Anatomy And Physiology

Anatomy Physiology



Tweet
Rosemary F. Scott's image for:
"Anatomy Physiology"
Caption: 
Location: 
Image by: 
©  

The chimpanzee is, without a doubt, the closest living relative to the human being. With a difference of a little more than 1% in our DNA codes, chimps are in fact genetically closer to humans than they are to gorillas.

The chimpanzee's skeleton matches bone for bone with that of  homo sapiens. We also share the same organs and central nervous system. This nervous system, consisting of the spinal cord and brain, is one of many places similarities are apparent.

Like humans, chimpanzees have large brains capable of complex thought and calculations. They are capable of clear, deductive reasoning, and they use and invent tools for more purposes than any other creature on the planet besides humans. Chimpanzees are omnivorous, and while hunting they use complicated teamwork system for capturing prey. They have also been known to use and understand computers.

Another mental capacity is the animal's clear sense of self. A common example of this is that the animal recognizes itself when looking in a mirror. It seems simple enough, yet very few species pass the "mirror test."

But beyond the similarities in the nervous system and brain, the skeletal and muscular similarities are astounding as well. Although they are usually seen as quadrupeds, chimpanzees can walk upright for short distances, just as humans, who are primarily biped, can walk on all fours.

The hands and feet, including four flexible fingers and an opposable thumb, all feature fingernails instead of claws. Chimpanzees are also one of the only other species with friction ridges on their fingers, small lines forming a unique pattern we call a fingerprint.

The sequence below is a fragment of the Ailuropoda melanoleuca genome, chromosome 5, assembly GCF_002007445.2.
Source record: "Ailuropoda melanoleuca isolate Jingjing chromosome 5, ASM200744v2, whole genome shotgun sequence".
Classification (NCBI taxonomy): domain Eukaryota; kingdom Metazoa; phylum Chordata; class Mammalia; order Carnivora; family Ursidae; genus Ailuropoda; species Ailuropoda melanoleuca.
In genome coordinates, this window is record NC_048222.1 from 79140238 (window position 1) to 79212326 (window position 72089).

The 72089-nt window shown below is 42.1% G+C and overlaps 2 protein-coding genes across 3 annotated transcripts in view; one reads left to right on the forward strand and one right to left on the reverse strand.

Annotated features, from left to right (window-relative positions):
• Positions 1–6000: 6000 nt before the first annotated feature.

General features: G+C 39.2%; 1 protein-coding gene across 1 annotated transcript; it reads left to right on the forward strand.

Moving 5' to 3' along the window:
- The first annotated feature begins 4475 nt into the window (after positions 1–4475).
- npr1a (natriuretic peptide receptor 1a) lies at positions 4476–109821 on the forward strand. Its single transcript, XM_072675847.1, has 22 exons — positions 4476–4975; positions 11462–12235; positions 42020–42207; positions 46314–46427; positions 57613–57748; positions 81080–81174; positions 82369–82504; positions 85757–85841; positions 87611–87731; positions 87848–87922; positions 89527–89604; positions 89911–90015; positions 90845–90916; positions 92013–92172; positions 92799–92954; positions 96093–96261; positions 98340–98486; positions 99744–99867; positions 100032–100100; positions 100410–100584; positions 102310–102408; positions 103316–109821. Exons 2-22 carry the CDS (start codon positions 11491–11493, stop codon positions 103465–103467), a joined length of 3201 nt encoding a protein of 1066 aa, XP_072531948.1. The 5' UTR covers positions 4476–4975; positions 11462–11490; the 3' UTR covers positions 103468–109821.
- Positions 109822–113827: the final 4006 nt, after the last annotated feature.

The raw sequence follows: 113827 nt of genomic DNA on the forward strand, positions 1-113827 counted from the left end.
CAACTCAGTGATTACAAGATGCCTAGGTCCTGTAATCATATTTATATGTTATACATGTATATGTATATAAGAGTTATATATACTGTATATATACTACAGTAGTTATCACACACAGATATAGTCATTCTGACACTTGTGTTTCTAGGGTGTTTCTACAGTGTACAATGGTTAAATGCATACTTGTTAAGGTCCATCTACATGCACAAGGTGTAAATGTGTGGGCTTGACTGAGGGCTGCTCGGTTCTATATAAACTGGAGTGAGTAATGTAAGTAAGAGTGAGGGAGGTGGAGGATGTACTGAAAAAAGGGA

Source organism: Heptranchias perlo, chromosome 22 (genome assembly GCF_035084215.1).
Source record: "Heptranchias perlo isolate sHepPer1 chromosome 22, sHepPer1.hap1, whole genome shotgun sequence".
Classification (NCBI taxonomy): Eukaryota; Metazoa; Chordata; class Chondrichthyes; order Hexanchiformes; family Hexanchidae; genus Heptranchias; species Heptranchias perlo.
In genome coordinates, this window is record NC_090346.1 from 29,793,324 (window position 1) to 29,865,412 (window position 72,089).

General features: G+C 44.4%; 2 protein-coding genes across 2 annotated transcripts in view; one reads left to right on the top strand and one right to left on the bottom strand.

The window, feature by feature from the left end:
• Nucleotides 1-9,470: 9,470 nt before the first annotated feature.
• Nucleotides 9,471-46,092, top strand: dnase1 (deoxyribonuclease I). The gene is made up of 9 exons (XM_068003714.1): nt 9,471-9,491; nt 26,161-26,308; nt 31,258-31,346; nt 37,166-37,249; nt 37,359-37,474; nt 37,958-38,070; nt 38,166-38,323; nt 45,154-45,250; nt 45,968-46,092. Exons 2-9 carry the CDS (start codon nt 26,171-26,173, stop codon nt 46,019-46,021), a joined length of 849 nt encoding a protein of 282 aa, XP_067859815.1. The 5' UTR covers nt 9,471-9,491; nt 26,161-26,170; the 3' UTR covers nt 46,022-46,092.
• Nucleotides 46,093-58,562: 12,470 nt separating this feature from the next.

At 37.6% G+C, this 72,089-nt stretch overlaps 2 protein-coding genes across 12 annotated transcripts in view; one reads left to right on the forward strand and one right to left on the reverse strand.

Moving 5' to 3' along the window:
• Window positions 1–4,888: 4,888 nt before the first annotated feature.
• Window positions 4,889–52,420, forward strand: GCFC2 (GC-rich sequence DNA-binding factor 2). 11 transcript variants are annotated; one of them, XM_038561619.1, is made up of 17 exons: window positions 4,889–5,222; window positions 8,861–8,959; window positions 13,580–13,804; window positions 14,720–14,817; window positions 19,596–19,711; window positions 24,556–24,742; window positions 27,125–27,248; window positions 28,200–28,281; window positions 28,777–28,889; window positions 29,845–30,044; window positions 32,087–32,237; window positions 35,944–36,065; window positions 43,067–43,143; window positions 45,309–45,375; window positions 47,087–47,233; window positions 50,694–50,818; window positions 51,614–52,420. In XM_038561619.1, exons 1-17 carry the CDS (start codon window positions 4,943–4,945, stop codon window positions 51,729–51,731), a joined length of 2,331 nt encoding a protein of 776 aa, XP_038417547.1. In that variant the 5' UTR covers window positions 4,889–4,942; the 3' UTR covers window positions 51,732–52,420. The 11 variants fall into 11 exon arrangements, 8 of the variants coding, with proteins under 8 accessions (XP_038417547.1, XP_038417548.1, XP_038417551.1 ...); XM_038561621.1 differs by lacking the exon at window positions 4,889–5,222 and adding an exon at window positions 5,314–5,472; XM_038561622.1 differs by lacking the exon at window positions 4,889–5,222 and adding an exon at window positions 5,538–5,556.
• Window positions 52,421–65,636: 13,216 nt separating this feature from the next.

Both human and chimp eyes are set forward on the head and close together, with clear vision and an increased reliance on depth perception. We both see binocular stereoscopically and in full color.

Although most other mammals rely heavily on a sense of smell, it is diminished in the chimpanzee much as it is in the human.

In contrast to all these similarities, the one real difference anatomically is the chimpanzees' lack of vocal systems, preventing a spoken language. However, chimpanzees in captivity have been successfully taught American Sign Language and communicate readily and easily with humans. One of the first to learn, a female chimp named Washoe, in turn taught her companions and her adopted son. There is no doubt that chimpanzees can learn sign language as well as a any deaf or mute human being.

The evolutionary split from chimpanzees to humans happened about 5 million years ago. However, some have recently proposed adding the chimpanzee to the human (Homo) genus. It has not been formalized, however, the change is still a hot matter of debate.

However classified, the more we learn about and from the chimpanzees, the more we realize how connected we are to each other.

Tweet
More about this author: Rosemary F. Scott

From Around the Web




ARTICLE SOURCES AND CITATIONS
  • InfoBoxCallToAction ActionArrowhttp://www.eskeletons.org/
  • InfoBoxCallToAction ActionArrowhttp://en.wikipedia.org/wiki/Mirror_test
  • InfoBoxCallToAction ActionArrowhttp://www.pigeon.psy.tufts.edu/psych26/language.htm